One day my boy informed me he was not going to school. While I was already late going to work, I reminded myself that as a family therapist I had better practice what I preach. I sat down with him and asked about, and listened to, some of his frustrations at school. I told him that I did not want to go to work, either. We talked about all the things we would do if neither of us had to go. While that lifted his mood somewhat I could tell it was not enough. I guessed that part of what he liked about our pretend day was that it was just he and I in the story. I suggested that just the two of us spend some time together the following Saturday. He liked that idea and was a little more willing to go to school. However, as the week progressed and the more he thought of our “date” the more excited he got about it. When Saturday came, the couple of hours we spent together proved to be the highlight of his week—and mine, too. What did we do together? Not much really, we just did it together.
Without having taken that time I would not have realized how much he really needed to be alone with just me, as well as how much each of my four children needed that one-on-one time. A new family ritual developed from that simple act of slowing down and remembering that the task was not to get him to go to school, but that the task was to strengthen the relationship. Now once a week my kids take turns spending two hours alone with me. My daughter calls it her “special day” and she looked forward to those two simple hours all week long. The payoff of investing those two hours is this: my child got many hours of pleasure simply from looking forward to it, my child and I got to spend one on one time alone where we each got the other’s undivided attention (which is sweet), we both have some nice memories and an even closer relationship and each week I get to repeat that experience with a different child. Also my wife and some friends said, “You’re such a good dad.” While my ego likes hearing that, the truth is it was my son who taught me what we needed to do. I just listened.
They say time is money. How much is your time worth? If your time is worth X number of dollars an hour wouldn’t you gladly pay that much money for the kind of payoffs I described above? The good news is it does not cost money. Me being a family therapist has little to do with it. Anyone can create similar results. It just costs having the simple desire, making simple decisions and taking simple actions. I prided myself on already spending a lot of time with my kids. My kids taught me that we could make that same amount of time even more meaningful.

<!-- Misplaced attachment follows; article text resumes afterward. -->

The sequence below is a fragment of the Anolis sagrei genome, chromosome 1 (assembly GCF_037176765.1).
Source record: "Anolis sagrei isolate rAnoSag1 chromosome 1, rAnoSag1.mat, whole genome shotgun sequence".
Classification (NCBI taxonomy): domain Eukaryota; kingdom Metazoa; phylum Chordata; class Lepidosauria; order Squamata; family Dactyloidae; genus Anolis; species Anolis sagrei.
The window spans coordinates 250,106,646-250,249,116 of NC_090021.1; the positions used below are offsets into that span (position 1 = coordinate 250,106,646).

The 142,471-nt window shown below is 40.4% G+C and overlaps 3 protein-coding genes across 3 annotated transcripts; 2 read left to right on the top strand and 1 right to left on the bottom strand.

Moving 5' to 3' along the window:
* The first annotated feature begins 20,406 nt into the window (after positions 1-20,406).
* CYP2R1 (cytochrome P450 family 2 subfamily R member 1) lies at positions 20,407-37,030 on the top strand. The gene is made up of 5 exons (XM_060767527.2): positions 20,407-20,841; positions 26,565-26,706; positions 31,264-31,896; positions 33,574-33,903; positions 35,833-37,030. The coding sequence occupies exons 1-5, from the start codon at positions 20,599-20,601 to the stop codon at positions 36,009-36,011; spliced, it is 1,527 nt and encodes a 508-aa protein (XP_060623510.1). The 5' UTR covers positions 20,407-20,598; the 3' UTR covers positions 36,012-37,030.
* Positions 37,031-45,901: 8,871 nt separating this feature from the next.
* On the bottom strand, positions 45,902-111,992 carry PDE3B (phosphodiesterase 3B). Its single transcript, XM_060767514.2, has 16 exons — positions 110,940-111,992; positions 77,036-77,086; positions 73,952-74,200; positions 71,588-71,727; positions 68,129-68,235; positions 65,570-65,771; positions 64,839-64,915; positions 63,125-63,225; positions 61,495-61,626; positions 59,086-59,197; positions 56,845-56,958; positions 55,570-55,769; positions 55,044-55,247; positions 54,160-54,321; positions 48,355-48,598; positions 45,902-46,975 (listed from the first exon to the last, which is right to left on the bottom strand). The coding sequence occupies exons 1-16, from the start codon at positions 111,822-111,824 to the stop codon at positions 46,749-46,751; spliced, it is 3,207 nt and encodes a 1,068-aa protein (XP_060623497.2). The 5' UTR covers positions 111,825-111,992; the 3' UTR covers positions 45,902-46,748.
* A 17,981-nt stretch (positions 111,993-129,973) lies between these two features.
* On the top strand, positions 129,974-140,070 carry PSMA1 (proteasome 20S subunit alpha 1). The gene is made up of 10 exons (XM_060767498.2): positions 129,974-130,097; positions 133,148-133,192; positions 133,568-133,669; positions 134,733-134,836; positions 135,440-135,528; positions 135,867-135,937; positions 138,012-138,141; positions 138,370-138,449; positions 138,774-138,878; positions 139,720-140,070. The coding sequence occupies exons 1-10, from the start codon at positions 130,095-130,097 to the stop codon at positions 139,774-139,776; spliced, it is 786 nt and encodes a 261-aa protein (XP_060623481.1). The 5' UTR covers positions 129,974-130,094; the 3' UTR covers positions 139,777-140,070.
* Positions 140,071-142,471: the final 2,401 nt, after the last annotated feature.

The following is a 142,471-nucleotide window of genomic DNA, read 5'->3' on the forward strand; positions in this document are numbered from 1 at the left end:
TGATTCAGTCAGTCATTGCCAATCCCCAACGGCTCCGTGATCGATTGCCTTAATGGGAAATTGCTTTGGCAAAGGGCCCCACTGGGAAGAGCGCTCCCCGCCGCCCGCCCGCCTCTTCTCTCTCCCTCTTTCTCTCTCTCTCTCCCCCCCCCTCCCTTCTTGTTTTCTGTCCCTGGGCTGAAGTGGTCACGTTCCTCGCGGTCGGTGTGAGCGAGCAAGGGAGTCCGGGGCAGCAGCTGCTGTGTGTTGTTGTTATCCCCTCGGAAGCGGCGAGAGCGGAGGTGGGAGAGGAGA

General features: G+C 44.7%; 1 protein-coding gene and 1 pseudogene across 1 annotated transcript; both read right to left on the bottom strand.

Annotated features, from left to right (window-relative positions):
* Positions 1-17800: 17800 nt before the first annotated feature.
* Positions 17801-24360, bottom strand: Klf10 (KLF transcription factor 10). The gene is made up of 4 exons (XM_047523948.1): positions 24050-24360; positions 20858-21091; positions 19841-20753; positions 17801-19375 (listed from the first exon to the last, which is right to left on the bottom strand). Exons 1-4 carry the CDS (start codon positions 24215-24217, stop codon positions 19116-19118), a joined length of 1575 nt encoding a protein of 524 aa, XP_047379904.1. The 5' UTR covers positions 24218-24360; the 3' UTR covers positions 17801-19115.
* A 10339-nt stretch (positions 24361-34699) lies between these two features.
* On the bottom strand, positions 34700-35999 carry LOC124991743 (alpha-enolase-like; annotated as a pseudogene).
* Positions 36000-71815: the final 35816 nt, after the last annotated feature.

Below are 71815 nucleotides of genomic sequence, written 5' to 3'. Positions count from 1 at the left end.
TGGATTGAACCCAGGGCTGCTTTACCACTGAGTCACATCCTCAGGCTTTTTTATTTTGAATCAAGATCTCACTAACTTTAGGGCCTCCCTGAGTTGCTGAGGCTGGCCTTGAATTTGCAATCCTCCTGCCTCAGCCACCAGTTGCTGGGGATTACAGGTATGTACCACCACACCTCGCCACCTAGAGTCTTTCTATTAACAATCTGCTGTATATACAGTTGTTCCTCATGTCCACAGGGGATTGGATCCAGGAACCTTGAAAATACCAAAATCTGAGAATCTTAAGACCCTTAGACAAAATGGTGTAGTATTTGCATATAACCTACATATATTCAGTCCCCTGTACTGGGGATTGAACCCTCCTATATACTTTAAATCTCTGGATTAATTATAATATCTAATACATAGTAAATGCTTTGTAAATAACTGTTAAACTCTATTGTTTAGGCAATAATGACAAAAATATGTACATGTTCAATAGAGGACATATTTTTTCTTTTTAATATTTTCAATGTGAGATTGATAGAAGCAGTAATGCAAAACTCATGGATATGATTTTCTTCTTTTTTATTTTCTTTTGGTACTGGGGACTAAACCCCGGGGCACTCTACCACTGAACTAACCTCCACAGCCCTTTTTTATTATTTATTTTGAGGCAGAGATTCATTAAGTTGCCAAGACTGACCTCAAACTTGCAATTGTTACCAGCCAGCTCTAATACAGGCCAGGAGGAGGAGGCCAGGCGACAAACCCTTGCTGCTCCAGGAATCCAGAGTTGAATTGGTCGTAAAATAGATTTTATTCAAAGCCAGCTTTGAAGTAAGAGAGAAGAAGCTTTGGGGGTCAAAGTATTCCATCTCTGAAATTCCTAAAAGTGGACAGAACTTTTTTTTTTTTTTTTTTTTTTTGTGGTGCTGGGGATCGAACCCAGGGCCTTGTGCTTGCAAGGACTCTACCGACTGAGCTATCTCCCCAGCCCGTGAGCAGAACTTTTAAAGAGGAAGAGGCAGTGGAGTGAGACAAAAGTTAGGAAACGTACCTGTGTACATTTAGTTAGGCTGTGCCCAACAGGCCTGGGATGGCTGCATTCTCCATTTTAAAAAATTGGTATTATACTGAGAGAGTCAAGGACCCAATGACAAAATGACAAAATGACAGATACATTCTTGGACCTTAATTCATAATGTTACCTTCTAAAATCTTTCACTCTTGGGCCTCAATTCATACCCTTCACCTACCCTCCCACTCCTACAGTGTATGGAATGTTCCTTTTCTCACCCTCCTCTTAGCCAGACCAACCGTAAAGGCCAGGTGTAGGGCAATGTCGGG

The well-known Buddhist monk, Thich Nhat Hanh urges, “There is no need for us to struggle to arrive somewhere else. We know that our final destination is the cemetery. Why are we in a hurry to get there? Why not step in the direction of life?” (Touching Peace, 1992, p.45). I encourage you to find life in the time you spend with your family. I would love to hear about your experiences. How does your family spend time together? Send your solutions to firstname.lastname@example.org and I will post them online so others may learn from your successes.
Watch for the next column where we will look at spiritual wellness as a strategy for creating greatness in your relationships. Jonathan Sherman is a Licensed Marriage & Family Therapist and Relationship Consultant specializing in creating "greatness in relationships." He is experienced in assisting people learn to improve their marriages, their parenting and themselves through skill development, life coaching, overcoming depression and anxiety, stress and anger management, and addiction recovery. He teaches extensively throughout Utah County on a wide range of relationship topics. He is the founder of Bardos Relationship Consulting located in the Prairie Gate Professional Building in the Ranches, Suite 200. You may reach him at 801.787.8014, email@example.com or at www.bardos.net.
Jonathan Sherman is a Licensed Marriage & Family Therapist and Relationship Consultant specializing in creating "greatness in relationships." He is experienced in assisting people learn to improve their marriages, their parenting and themselves through skill development, life coaching, overcoming depression and anxiety, stress and anger management, and addiction recovery. He teaches extensively throughout Utah County on a wide range of relationship topics. He is the founder of Bardos Relationship Consulting located in the Prairie Gate Professional Building in the Ranches, Suite 200. You may reach him at 801.787.8014, firstname.lastname@example.org or at www.bardos.net.
|Time Together Examples
Why Don't You Kids Grow Up?
How have you and your family spent time together? Send your ideas to email@example.com and I'll post them here.
This article provided courtesy of
Bardos Relationship Consulting